Identity theft is becoming more common in all its forms. We as a society have become more dependent upon ways of completing financial transactions that do not require face-to-face contact. Many people now routinely use online banking to pay bills, use of ATM and EFT/debit card machines to make direct purchases or obtain cash, and purchase items from online retailers or auctions. All of these ways of conducting our day-to-day business are efficient and easy to use. However, they are also susceptible to identity theft criminals.
If you suspect that you have been the victim of identity theft, make a report to your bank, your credit card companies, and to the police. The police are required to take a report of your victimization, even if the crime happened elsewhere—i.e. outside that police department’s jurisdiction. Pursuant to Penal Code section 530.6(a), the police in your hometown must take this report, and either investigate it or forward it to another law enforcement agency for that investigation if appropriate. At that time, if you feel that the identity thief has done something that may have included impersonating you and having criminal charges brought somewhere in your name (i.e. you are the named suspect), you can then use Penal Code section 530.6(b) procedures to begin the process of clearing your name.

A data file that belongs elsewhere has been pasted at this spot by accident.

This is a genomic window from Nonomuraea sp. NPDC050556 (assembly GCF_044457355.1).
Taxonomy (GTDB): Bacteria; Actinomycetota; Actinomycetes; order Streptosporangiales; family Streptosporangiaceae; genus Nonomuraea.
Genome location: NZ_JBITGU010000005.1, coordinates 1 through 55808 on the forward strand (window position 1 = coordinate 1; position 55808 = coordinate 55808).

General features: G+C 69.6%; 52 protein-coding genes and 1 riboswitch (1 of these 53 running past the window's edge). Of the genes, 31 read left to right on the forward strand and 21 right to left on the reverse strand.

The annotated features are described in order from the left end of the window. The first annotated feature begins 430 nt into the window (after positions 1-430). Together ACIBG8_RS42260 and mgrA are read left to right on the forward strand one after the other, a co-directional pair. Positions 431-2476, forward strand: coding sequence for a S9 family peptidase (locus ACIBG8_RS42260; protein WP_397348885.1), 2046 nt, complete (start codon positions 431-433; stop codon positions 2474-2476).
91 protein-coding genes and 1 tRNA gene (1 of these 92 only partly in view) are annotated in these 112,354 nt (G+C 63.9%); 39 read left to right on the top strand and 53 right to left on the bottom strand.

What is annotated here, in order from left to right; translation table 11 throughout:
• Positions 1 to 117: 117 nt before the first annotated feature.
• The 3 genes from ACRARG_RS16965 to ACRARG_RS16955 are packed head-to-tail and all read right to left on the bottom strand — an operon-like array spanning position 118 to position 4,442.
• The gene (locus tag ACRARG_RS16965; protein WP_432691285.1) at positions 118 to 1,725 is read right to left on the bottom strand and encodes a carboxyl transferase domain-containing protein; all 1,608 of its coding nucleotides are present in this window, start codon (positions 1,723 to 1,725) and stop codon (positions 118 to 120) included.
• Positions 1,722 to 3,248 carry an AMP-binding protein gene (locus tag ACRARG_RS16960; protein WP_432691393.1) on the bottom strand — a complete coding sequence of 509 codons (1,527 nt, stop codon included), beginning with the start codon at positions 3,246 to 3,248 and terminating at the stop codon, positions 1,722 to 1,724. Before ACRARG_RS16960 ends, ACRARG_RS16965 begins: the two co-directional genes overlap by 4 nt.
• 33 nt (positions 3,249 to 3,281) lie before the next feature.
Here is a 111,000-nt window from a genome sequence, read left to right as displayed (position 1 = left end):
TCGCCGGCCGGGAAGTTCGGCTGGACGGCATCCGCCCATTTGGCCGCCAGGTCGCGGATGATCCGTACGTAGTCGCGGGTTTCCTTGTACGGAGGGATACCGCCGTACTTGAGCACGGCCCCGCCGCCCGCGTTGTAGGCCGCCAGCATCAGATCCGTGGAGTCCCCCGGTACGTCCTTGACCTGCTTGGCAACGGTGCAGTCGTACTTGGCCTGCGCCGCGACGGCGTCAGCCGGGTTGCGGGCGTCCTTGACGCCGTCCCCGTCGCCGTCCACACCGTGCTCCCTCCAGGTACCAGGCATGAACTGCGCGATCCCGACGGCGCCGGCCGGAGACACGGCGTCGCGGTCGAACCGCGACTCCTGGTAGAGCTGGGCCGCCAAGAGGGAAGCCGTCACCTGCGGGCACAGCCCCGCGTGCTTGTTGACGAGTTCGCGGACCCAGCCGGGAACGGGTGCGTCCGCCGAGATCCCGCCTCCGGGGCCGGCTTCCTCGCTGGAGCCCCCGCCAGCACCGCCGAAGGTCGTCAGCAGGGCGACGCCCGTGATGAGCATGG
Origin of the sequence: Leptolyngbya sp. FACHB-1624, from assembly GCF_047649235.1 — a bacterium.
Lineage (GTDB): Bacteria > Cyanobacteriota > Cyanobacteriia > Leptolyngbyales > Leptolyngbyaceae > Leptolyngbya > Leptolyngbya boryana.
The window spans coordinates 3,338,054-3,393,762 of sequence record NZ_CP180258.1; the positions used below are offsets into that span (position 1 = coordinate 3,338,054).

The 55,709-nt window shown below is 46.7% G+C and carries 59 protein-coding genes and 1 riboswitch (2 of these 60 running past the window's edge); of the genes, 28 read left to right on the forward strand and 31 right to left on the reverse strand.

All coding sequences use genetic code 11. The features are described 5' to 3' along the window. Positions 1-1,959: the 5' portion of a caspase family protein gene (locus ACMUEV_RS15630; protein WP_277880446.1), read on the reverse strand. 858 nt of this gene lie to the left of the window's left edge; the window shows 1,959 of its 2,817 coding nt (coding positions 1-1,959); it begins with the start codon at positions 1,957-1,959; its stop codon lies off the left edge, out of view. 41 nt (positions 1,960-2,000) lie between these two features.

Further, the state of California has a database of identity theft victims, which is another vehicle by which you can begin the process of clearing up your credit history. The links below will take you to many useful resources that will help you in deciding what steps you can take, which ones are most important, and who can help you with any questions. The primary job of the District Attorney’s Office is prosecuting those who commit these crimes, while the entities listed below are the best equipped with the practical information and resources to help you begin your part in fixing the identity theft damage that may have been done.